From Wikipedia, the free encyclopedia
Jump to navigation Jump to search

Latifî (1491–1582), or Kastamonulu Latifî Çelebi, was an Ottoman poet and bibliographer. Born in Kastamonu, in northern Anatolia, he became famous for his tezkire Tezkiretü'ş-Şuara (Memoirs of the Poets), the second Ottoman collection of bibliographical data on poets and poetry in overall.

Latifî was born Abdüllatif Hatibzâde[1] into a notable family in Kastamonu and was educated there. He worked as accountant and katib (secretary) in various vakifs (pious foundation), including Belgrade, Constantinople, Rhodes, and Egypt.[2]
His major work was Tezkiretü'ş-Şuara (Memoirs of the Poets), which was the second tezkire in chronological order after that of Sehi Bey. It is also the one with most extent copies, 91 in total.[3] The tezkire was organized in three sections with an introduction.[1] It narrated the life and work of around 300 poets of the period from the reign of Murad II (reigned between 1421-1451) until 1543, [2] and was finished and presented it to Sultan Suleiman the Magnificent in 1546.[4][5] The Sultan was so pleased that he appointed Latifi as secretary at the "Ayyub al-Ansari" complex endowment. According to Aşık Çelebi's work Senses of Poets (Meşairü'ş-Şuara), the poet wrote it mostly during the era of Suleiman, but presented it to Murad III in 1574 after making minor changes to the introduction.[4]
Another important work of him was Evsaf-ı İstanbul (Qualities of Istanbul) written in 1525. It gives a historical overview on the city of Istanbul, intertwined with geographical data, and information on the city's neighborhoods, architecture, and social life.[2]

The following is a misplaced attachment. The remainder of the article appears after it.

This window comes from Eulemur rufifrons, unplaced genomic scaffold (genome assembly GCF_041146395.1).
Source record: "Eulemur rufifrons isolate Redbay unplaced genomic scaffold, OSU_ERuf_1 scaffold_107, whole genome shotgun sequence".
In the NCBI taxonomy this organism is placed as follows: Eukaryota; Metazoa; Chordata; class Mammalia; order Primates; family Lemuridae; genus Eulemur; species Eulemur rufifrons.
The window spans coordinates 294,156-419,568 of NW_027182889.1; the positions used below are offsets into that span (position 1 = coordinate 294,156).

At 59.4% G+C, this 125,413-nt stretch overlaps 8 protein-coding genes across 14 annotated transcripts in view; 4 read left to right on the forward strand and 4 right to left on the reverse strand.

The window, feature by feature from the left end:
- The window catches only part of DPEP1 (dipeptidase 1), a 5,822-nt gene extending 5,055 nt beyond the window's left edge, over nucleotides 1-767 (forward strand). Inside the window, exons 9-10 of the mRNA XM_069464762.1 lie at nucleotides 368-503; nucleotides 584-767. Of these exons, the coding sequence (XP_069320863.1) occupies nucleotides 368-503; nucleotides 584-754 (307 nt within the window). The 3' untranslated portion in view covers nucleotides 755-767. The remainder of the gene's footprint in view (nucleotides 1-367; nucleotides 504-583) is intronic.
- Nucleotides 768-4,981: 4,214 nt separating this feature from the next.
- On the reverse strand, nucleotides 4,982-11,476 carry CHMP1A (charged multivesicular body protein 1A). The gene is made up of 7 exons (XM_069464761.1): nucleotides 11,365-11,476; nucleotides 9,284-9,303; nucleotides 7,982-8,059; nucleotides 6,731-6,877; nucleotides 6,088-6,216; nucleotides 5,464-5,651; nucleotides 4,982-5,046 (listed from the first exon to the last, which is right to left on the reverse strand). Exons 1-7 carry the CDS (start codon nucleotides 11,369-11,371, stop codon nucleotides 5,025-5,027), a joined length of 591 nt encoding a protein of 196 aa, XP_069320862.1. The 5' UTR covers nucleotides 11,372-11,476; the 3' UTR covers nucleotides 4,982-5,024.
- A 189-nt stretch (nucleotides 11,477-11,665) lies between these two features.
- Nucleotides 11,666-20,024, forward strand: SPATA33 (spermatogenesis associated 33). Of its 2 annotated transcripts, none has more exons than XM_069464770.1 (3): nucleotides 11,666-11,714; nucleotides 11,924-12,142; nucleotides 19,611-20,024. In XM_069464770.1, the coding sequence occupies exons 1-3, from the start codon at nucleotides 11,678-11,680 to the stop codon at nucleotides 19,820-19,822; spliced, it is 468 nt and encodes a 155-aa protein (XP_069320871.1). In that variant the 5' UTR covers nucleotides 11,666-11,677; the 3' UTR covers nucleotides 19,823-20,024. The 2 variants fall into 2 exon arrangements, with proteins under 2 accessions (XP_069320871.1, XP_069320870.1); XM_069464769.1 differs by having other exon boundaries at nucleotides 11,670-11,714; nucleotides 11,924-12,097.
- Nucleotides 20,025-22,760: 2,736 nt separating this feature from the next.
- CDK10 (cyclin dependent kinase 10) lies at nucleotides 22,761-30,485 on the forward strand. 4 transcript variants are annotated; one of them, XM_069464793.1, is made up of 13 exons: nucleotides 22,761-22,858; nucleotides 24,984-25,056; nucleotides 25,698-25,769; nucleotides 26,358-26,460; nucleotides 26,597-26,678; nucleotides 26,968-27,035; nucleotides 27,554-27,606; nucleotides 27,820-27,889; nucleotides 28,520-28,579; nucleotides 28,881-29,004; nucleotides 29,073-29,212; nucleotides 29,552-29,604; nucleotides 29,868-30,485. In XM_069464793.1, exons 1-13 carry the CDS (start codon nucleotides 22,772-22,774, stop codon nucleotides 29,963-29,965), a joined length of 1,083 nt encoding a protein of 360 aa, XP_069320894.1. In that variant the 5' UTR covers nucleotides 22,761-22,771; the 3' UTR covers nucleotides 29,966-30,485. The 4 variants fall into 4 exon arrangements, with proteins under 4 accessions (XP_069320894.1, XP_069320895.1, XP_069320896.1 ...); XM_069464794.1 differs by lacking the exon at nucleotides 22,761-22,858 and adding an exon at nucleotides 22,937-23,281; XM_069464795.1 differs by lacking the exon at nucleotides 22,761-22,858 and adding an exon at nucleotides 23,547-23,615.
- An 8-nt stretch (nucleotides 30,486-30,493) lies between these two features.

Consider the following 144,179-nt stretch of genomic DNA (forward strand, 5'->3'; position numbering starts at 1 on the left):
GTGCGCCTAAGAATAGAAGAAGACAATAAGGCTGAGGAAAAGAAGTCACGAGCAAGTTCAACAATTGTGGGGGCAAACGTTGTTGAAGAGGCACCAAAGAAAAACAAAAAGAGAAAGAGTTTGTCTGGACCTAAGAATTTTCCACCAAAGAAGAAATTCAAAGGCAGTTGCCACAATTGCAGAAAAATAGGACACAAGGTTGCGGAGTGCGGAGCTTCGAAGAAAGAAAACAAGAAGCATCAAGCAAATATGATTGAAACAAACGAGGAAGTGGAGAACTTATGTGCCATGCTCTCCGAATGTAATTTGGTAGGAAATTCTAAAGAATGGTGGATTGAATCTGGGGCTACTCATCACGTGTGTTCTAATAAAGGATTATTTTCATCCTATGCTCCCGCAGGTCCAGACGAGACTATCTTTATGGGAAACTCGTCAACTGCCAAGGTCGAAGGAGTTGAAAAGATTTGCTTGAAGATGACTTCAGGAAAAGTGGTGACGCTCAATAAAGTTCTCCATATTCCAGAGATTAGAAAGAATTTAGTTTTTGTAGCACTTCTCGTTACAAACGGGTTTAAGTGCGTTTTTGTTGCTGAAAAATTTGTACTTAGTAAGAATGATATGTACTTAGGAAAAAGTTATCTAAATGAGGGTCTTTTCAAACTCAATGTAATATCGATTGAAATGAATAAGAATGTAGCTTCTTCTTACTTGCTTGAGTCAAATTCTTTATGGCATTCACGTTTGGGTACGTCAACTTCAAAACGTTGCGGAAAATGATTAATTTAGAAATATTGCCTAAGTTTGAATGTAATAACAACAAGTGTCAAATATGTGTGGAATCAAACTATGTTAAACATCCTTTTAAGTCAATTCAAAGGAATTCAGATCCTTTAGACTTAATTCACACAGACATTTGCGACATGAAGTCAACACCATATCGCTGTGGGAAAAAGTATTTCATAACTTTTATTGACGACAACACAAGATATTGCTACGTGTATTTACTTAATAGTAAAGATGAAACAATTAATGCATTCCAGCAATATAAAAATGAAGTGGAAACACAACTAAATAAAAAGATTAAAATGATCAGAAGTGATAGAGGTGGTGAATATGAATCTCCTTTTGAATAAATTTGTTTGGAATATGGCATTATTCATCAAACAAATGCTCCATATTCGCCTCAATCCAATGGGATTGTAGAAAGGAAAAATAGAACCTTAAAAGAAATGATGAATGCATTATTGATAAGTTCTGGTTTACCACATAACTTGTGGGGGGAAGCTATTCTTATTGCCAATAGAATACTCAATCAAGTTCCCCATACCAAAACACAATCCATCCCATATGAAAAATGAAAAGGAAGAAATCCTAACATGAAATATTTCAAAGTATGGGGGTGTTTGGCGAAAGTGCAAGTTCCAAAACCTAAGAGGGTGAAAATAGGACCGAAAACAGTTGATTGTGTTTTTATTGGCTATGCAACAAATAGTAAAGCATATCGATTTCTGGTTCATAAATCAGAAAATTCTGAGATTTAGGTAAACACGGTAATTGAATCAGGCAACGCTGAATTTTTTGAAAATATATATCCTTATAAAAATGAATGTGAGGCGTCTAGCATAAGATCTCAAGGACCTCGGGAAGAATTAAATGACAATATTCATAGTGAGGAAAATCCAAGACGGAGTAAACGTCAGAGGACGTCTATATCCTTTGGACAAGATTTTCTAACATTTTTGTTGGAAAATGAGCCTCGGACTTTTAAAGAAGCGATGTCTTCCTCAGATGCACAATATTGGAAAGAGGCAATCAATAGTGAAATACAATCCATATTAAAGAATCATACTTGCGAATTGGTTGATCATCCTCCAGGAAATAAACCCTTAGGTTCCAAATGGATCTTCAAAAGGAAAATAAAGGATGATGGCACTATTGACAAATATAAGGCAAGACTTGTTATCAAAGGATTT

Latifi spent the last years of his life in Istanbul.[1] He died by drowning when the ship he was traveling to Yemen sank in the Red Sea.[2]

See also[edit]


  1. ^ a b c Mehmet Turkan, KASTAMONU’LU BİR TEZKİRECİ VE DİVAN ŞAİRİ (in Turkish)
  2. ^ a b c d Selcuk Aksin Somel (2010), The A to Z of the Ottoman Empire, London: Scarecrow Press, pp. 161–162, ISBN 9780810875791 
  3. ^ Ralf Elger, Yavuz Köse (2010), Many ways of speaking about the self : Middle Eastern ego-documents in Arabic, Persian, and Turkish (14th-20th century), Wiesbaden: Harrassowitz, p. 17, ISBN 9783447062503 
  4. ^ a b Pinar Emiralioglu (2004), Geographical Knowledge and Imperial Culture in the Early Modern Ottoman Empire, Transculturalisms, 1400-1700, Ashgate, pp. 77,79, ISBN 9781472415332, OCLC 853113732 
  5. ^ Elias John Wilkinson Gibb (1904), Edward Browne, ed., A History of Ottoman Poetry, 3, London: Luzac & Co, p. 7, OCLC 2110073